David wrote these psalms, and the recurring theme is God is God and there is no other. “O Lord, our Lord, how magnificent is your reputation throughout the earth.” [Ps 8:9] The ungodly deny Him and His presence which brings to mind Rom 1:20 “For since the creation of the world his invisible attributes—his eternal power and divine nature—have been clearly seen because they are understood through what has been made. So people are without excuse.” Read that last line carefully and meditate on it. God is just, and He is love, but we will have no excuses to offer at the judgment seat if we deny Him. He will say, “I never knew you…” [Matt 7:23].
Because of that truth, David extols the virtues of God as he also explains the mindset of the wicked (they are wicked because they deny God.) John wrote one of his books by explaining this mindset: “If we say we have fellowship with him and yet keep on walking in the darkness, we are lying and not practicing the truth” and “If we say we do not bear the guilt of sin, we are deceiving ourselves, and the truth is not in us.” [1John 1:5 -8]
Where are you this day, in the camp of those who believe God or the camp of the deniers? Choose wisely.
David lies to save his skin, and an evil man takes that lie and compounds the sin to a greater extent. No lie is acceptable in God’s eyes. David even said, “I knew that day when Doeg the Edomite was there that he would certainly tell Saul! I am guilty of all the deaths in your father’s (speaking to Abiathar) house.” That was the Holy Spirit’s conviction. Why did David not seek the provision of the Lord in a time of need? Why do we not seek the provision of the Lord when we, too, are in a time of need? What a tangled web we weave when we first seek to deceive is a true adage. Later, David would write: “Remove from me the way of lying and grant me Your law graciously.” (Ps 119:29) As the priest questions David, fear became the guiding factor. Like David we too are guilty before God when we fear for our very life, but God’s grace is greater than our sin.
Why is that we do not trust God in every situation? Why are we so careless? How many lives are lost because of a little white lie or a bald-faced lie as in David’s case? Oh Lord, convict us this day; hold us accountable for the words we echo forth. Father, keep our tongue from lying; may only truth come forth from our lips—no matter what lay ahead. That is why we need to pray this often!
1Sam 4 to 7 What do you trust in for salvation? Works? Prayers? Something else? The author of Cripplegate writes:
“Most world religions are a form of what Christians call works righteousness. That expression—works righteousness—is used to describe the world view that believes God is real, heaven is real, and you have to be good to get there. Good is then defined as something along the lines of “trying hard to lead a good life.”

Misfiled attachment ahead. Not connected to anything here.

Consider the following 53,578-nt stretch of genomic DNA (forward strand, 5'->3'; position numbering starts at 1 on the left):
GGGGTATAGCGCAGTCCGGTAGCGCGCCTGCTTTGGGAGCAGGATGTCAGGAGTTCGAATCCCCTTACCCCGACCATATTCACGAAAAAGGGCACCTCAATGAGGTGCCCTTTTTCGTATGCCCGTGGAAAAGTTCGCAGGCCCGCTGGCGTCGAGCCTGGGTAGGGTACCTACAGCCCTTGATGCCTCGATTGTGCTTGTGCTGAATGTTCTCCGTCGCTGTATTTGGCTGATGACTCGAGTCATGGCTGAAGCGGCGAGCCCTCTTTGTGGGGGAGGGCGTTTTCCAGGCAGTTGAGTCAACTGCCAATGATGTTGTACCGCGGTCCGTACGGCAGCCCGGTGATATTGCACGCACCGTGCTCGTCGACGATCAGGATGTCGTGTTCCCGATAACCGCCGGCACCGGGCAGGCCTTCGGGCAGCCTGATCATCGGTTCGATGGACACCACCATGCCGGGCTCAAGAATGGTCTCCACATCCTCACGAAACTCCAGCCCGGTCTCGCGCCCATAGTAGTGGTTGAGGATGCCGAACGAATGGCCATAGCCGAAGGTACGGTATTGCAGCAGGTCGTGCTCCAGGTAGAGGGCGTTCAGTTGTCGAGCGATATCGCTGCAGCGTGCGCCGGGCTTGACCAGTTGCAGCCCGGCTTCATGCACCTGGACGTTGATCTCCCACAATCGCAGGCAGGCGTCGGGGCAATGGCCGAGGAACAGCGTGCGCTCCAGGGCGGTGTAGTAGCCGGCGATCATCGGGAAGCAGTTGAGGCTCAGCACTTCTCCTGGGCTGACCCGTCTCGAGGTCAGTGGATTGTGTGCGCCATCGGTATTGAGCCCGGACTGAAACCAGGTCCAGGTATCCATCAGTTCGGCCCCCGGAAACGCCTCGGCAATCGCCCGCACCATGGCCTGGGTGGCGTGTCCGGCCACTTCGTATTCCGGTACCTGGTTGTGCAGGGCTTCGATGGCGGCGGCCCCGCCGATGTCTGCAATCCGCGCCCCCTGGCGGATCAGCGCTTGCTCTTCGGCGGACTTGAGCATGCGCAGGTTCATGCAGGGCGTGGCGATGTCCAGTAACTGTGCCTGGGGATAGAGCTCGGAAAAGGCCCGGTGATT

That is how the Israelites and the Philistines lived life. They confused the Ark of the Covenant to save them in a precarious battle only to be defeated. The Philistines captured the Ark and knew the proof of the Egyptian plagues but felt their idol god Dagon was greater. God turned that idea on his head when he defaced Dagon not once but twice.
Satan is a master deceiver. He “blinds the minds…so [we] would not see the light of the glorious gospel of Christ.”[2Cor 4:4] Salvation only comes when we accept the provision He has provided: Jesus Christ the righteous! Remember there is none righteous no, not one. [Rom 3:10] Trust in Jesus not works: For by grace you are saved through faith, and this is not from yourselves, it is the gift of God; [Eph 2:8]
For more from Cripplegate: https://thecripplegate.com/
Judges 13-15 This chapter reveals a God who cares for His people even if they don’t seem to care for Him. God loves all His people, especially barren women. God, in particular, loves to bless these women. For four chapters, we read about Samson, the son of Manoah and “Mrs. Manoah.” It is the “Mrs.” that has the initial contact with the angel of God. It is she that quoted verbatim his words to her husband, Manoah. But, like the priest Zechariah, Manoah needed more confirmation.
Mr. Manoah, as well as Zechariah, may not have understood all the details about the birth to come, but they are commended for their obedience and faith as they entreated the Lord.
Mr. Manoah, like Jacob, wanted to know the name of the “man of God.” He needed confirmation on all accounts. After seeing the miracle of the flame and the rising of the angel to heaven, he then had a crisis of belief: “surely we will die for we have seen God.” But Mrs. Manoah was perceptive: look at the evidence, God answered our prayer, he accepted our offering, and he wouldn’t have shown us these things or let us hear something like this! How great was her faith! And God blessed her with a son.
When God speaks, do we believe Him 100 %! Or do we need more confirmation like Manoah and Zechariah did?
Judges 6-7 As our story opens, we find fearful Gideon hiding in a winepress, threshing his family’s wheat crop. At that moment, an angel of God appeared, telling him he was a brave warrior. Does God ever come to you when like Gideon? Gideon will soon be the brave warrior of fleeces and lapping water fame. But for now, he is hiding in a winepress to thresh his family’s wheat harvest because of fear. Does that fit the description of a warrior? Warriors are supposed to stand tall, face the enemy, and be victorious, yet Gideon lives by fear. Gideon and the Israelites were living examples of the first part of this verse: “The fear of people becomes a snare, but whoever trusts in the Lord will be set on high.” [Prov 29:25] Gideon questioned the angelic presence; if God is for us, why are we facing this? If God is near to us, why don’t I see or experience him?